Urban planning guru Richard Florida has named Melbourne and Sydney as among the world’s top 10 leading centres of university knowledge, which he sees as having important implications for their economic performance and innovation.
The University of Toronto’s Martin Prosperity Institute (MPI), where Florida is the director, mapped the locations of the world’s 500 leading universities based on the 2016 –17 Times Higher Education (THE) World University Rankings. Melbourne is tied with New York and Cambridge, Massachusetts in fourth place, with each having seven of the THE’s top 500 universities, while Sydney has five and is tied sixth with Chicago, Stockholm, Tokyo and Washington, DC.
According to Florida, the global economy is increasingly powered by innovation and knowledge, and great universities are a key source of both, functioning as catalysts of the knowledge economy.
Melbourne is a centre for medical and biotechnology research, with 13 independent medical research institutes based in the city and $2-4 billion spent every year on medical research. To that end, a slew of infrastructure projects in the city’s inner north aim to cement its reputation as a global knowledge hub.
The recently-completed $1 billion Victorian Comprehensive Cancer Centre (VCCC) in Parkville, which sits next to the Royal Melbourne Hospital and the Walter Eliza Hall Institute of Medical Research, will be integrated into the Victorian government’s Metro Tunnel project. To be completed in 2026, this will see an underground rail tunnel built from Domain on St Kilda Road to the CBD and into North Melbourne through Parkville. It is expected to improve economic productivity, particularly around the University of Melbourne and RMIT.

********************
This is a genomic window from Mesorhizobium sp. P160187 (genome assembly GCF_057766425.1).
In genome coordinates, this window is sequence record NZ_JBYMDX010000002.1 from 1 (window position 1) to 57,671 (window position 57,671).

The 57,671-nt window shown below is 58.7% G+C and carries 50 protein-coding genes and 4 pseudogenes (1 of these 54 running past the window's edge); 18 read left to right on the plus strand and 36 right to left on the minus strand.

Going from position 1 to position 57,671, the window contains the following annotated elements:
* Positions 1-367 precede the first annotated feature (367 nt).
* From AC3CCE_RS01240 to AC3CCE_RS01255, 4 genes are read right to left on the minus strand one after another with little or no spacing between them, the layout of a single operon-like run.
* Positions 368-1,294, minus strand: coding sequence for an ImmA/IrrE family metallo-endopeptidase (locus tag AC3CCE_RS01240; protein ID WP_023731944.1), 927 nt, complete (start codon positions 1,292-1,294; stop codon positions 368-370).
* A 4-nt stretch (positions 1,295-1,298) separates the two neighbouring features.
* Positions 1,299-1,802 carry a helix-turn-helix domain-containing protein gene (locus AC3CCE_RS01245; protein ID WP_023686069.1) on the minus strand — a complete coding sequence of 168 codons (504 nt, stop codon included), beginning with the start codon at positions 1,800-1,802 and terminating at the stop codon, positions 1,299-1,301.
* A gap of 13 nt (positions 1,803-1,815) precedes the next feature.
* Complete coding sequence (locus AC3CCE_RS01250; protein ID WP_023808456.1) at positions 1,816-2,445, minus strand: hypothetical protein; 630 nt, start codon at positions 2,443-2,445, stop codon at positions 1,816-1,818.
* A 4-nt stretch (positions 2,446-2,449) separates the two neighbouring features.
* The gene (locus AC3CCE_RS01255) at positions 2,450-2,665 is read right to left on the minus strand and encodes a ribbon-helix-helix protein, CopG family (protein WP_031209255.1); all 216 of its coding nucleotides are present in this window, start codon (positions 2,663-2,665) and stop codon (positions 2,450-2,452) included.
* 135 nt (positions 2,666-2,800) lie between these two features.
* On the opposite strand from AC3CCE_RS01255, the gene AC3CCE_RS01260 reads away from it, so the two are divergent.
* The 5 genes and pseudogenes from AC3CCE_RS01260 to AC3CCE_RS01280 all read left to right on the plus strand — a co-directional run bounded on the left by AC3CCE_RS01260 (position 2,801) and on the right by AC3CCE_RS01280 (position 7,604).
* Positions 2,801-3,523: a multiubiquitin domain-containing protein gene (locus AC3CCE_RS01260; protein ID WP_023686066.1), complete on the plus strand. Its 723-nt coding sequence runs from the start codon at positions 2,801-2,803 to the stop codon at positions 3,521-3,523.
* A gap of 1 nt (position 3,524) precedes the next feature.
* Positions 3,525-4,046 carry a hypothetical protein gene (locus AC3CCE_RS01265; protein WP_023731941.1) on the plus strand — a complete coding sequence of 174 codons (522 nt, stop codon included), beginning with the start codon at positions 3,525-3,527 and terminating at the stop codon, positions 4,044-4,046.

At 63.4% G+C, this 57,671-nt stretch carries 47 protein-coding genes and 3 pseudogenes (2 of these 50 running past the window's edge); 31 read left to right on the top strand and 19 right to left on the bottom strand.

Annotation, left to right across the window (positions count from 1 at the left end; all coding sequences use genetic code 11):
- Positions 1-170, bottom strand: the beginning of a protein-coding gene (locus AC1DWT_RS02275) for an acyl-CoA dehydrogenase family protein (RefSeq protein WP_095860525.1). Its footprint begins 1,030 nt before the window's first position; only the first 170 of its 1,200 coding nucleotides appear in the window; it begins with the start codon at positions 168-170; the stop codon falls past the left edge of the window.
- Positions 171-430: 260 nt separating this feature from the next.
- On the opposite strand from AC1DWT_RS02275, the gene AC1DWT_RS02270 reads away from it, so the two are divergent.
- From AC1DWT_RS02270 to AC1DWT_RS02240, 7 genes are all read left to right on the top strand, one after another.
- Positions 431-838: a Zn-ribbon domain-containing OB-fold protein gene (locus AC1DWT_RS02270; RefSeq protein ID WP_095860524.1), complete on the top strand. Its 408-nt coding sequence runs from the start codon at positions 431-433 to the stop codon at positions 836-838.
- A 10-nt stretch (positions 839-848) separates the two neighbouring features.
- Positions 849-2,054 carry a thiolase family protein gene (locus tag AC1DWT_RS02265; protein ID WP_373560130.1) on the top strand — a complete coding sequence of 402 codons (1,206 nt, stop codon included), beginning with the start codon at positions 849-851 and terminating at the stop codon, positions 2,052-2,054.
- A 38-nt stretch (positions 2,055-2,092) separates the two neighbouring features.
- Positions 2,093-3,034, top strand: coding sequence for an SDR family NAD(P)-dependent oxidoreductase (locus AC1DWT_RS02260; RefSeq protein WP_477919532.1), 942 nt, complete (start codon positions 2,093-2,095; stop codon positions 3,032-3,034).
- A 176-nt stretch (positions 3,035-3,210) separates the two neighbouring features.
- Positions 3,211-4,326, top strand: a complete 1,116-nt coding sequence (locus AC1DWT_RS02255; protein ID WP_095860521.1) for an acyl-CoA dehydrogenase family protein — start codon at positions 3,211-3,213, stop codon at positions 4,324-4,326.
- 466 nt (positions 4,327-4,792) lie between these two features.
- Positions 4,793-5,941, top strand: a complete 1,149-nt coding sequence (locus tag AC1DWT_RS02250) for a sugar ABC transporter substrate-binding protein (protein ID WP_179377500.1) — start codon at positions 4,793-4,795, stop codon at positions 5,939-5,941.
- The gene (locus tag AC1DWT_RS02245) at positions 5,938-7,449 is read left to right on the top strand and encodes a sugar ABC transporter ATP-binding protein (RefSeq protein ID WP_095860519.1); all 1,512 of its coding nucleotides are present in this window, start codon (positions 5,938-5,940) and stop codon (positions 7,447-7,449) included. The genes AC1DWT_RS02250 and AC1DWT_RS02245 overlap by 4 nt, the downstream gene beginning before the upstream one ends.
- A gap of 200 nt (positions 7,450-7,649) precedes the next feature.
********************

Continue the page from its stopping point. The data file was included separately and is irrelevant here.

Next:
Melbourne is projected to overtake Sydney as Australia’s most populous city in the coming years and some 6000 new residents are expected to move into this burgeoning knowledge and education precinct by around 2040, according to The Age.
As Florida puts it, “The geography of leading universities … is highly clustered and concentrated in economically powerful metros and mega-regions.
“In this increasingly spiky world, not only does the economic divide separating the world’s leading cities and metro regions from the rest continue to widen, the gap in knowledge generation and talent attraction—two critical functions of top universities—grows wider still.”
The top three metropolitan areas with the most number of leading universities in the world are London (15), Paris (12) and Seoul (8).